Nautilus eBook

This eBook from the Gutenberg Project consists of approximately 113 pages of information about Nautilus.

At length the doctor broke the silence.

“I understand, sir,” he said, addressing the Skipper, “that you have a paper, a will or the like, substantiating your claims?”

“I have!” the Skipper replied.  “The letter received by my mother, shortly before her death, was dictated by my grandfather, and told that, hearing for many years nothing from his son, this child’s grandfather, he had made a will in her favour.  This, being timorous, he had not dared to show to anyone, neither to send her a copy, but he bade her send a messenger to make search in a certain cupboard of this house, on a certain shelf, where would be found this paper.  My mother dying, commended to me this search.  I at that time was a youth on adventures bent, with already plans for eastern voyages.  Keeping always the letter in my pouch, and in my heart the desire of my mother, I came, nevertheless, not to this part of the world; years come and go, Senor, swiftly with men of the sea, and these shores seemed to me less of attraction than Borneo and other places where were easily to be found my wares.  Briefly, I came not; till this year, a commission from a collector of some extent brought the ‘Nautilus’ to New York.  And then, say I, how then if I go on, see this my inheritance, discover if it may profit me somewhat?  I come, I discover my revered uncle, unknown to him.  Is the discovery such that I desire to fall on his respected bosom, crying, ‘My uncle, soul of my family, behold your son!’ I ask you, Senors both!  But I find this, my revered uncle, to be a collector of shells:  thus he is in one way already dear to my heart.  Again, I find here at the moment of my arrival a child, who is in effect of my own blood, who is to me a son from the moment of our first speech.  Is it so, Colorado?  Speak, my child!”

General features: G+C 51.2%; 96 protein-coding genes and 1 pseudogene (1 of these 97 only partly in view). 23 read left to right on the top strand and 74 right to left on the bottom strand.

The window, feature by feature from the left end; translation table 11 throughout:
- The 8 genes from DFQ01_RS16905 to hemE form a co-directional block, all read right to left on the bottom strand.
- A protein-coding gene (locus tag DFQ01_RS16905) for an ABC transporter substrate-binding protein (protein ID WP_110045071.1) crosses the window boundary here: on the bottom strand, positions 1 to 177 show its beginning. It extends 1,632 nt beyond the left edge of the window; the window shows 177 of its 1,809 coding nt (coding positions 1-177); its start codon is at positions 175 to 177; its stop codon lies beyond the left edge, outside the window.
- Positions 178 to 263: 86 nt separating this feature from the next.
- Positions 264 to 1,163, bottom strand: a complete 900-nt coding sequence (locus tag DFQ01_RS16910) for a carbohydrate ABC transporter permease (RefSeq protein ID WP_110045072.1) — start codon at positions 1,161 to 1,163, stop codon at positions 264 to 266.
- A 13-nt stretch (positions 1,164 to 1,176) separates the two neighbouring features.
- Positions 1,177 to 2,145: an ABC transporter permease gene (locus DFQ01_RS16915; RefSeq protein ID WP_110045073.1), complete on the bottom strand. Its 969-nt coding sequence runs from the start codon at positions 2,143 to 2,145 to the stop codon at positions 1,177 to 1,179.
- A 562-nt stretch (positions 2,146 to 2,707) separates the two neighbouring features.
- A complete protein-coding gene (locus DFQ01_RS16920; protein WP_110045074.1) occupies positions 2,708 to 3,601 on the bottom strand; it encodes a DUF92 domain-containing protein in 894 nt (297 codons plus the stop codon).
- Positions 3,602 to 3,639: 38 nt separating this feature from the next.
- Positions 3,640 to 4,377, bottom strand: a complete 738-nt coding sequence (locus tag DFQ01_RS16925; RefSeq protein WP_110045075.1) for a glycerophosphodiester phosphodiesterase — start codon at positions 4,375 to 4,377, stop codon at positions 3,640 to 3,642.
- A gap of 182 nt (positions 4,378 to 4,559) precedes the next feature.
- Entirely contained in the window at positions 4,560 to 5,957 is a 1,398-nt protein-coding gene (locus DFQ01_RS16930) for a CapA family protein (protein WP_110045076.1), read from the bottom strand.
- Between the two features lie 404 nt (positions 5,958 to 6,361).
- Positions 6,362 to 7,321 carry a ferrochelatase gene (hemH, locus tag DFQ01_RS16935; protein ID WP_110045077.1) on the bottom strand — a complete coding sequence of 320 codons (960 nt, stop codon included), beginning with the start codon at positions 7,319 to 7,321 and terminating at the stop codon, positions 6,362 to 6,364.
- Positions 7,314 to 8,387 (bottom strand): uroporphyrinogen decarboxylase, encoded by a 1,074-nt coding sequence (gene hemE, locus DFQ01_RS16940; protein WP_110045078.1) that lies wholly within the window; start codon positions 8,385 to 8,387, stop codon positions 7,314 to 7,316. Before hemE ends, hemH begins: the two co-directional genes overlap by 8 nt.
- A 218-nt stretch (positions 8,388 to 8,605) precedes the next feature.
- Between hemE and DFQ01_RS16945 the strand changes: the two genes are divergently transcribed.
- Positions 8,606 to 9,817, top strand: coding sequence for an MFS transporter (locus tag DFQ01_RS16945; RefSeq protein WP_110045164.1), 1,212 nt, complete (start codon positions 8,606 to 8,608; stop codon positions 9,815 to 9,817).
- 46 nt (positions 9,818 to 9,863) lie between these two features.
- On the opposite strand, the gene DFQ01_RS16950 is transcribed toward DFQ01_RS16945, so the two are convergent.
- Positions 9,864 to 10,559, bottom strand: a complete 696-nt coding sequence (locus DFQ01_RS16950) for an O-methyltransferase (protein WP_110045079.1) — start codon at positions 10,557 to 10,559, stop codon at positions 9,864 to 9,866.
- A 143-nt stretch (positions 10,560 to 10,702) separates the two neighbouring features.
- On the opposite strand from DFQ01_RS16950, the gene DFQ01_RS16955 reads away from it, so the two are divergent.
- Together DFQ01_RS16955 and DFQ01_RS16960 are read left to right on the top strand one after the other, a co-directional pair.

John could not speak, but he nodded like a little mandarin, and the red curls fell into his eyes and hid the tears, so that no one but the Skipper saw them.

“How then?” the Skipper resumed, after a moment’s pause.  “My soul not calling me to reveal myself to this so-dear relative, what do I?  I come to this house, without special plan, to spy out the land, do we say?  I find my uncle forth of the house; I find my child travailing in the garden.  Good!  The time appears to me accepted.  I enter, I search, I find the cupboard, I find the paper.  Briefly, Senors both, behold me possessor of this house, this garden, this domain royal.”

He handed a paper to the doctor, who read it carefully, and nodded.  Mr. Scraper made an attempt to clutch it in passing, but grasped the air only.

“What then, in finality, do I say?” the Skipper went on.  “Do I desire to stay in this place?  Wishing not to grieve the Senor Pike, whom greatly I esteem, I consider it unfit for the human being.  Of property, I have little desire; I have for my wants enough, I have my ‘Nautilus,’ I have my boys, to what end should I retain these cold spots of earth, never before seen by me?  To what purpose, I ask it of you, Senors?  Therefore, in finality, I say to my revered uncle this:  Give to me the child, give to me the boy, that I take away and make a sailor, for which he was born; and I of my part surrender house and garden, even any money bags which may be, what know I, perhaps at this moment in the bed of my revered uncle concealed?”

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Nautilus from Project Gutenberg. Public domain.
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